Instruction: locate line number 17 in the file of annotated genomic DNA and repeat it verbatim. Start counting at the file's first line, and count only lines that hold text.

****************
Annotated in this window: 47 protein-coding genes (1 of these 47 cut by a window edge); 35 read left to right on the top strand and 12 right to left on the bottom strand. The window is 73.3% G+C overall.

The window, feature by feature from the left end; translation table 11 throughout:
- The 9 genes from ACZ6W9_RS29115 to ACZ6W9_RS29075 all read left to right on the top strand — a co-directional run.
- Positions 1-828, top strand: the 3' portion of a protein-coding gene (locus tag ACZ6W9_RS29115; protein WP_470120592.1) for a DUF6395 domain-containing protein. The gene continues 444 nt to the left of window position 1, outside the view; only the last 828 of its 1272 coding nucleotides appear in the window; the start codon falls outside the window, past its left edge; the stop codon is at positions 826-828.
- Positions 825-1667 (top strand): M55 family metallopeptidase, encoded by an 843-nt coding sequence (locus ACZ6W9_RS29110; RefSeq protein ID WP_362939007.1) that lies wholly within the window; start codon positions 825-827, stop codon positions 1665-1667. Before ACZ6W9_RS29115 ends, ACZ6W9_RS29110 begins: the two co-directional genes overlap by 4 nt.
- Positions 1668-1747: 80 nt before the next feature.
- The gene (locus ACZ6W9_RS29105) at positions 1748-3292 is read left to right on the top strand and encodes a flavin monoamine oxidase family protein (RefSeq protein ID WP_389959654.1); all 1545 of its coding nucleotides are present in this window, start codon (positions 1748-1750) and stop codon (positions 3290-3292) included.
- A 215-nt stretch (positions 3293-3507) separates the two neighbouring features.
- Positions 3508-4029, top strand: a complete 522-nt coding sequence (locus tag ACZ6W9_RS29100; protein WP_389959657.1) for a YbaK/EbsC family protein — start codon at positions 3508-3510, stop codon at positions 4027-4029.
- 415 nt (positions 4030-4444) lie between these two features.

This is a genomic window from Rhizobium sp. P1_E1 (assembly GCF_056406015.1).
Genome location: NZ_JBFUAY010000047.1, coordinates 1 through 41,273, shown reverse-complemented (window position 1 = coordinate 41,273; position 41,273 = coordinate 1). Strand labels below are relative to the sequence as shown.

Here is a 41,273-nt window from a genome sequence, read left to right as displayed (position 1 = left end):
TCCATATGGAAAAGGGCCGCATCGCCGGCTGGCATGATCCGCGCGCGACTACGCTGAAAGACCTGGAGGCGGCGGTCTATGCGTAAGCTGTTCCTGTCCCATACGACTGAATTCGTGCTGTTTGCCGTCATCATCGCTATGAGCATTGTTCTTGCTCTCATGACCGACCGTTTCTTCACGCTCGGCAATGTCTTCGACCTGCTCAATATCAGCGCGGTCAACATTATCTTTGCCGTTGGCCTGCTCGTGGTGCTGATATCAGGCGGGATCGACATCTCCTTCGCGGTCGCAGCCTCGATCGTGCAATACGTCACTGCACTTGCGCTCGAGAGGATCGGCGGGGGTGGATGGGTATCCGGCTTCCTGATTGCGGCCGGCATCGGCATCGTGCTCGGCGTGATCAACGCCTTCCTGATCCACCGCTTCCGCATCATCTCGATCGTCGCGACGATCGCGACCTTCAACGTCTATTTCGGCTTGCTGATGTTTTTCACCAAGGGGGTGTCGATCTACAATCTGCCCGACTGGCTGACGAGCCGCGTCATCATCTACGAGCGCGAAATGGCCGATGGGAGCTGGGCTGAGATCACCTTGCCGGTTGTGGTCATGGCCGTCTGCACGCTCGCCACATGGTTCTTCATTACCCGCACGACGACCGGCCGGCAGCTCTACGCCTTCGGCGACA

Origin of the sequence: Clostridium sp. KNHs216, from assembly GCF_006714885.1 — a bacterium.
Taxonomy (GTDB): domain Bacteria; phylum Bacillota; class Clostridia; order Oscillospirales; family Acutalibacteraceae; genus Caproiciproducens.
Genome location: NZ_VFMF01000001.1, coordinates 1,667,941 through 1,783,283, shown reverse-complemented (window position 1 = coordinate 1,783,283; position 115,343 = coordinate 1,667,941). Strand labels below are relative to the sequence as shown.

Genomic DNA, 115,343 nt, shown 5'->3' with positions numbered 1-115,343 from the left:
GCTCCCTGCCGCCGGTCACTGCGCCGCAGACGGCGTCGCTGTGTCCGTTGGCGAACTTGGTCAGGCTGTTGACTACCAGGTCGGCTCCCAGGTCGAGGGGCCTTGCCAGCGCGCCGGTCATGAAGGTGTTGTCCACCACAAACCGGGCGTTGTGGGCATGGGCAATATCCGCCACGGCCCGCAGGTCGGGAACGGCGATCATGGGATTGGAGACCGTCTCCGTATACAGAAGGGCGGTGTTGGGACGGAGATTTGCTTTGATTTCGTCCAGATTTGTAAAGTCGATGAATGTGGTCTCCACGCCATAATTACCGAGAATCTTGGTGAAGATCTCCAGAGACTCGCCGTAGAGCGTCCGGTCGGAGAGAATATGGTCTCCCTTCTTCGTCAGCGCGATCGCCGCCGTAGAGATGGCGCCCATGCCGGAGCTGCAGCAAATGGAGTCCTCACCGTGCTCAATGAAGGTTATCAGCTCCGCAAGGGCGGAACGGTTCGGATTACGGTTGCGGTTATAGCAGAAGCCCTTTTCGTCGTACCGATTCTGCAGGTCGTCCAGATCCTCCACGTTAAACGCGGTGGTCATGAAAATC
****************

Genome location: NZ_VFMF01000001.1, coordinates 1,667,941 through 1,783,283, shown reverse-complemented (window position 1 = coordinate 1,783,283; position 115,343 = coordinate 1,667,941). Strand labels below are relative to the sequence as shown.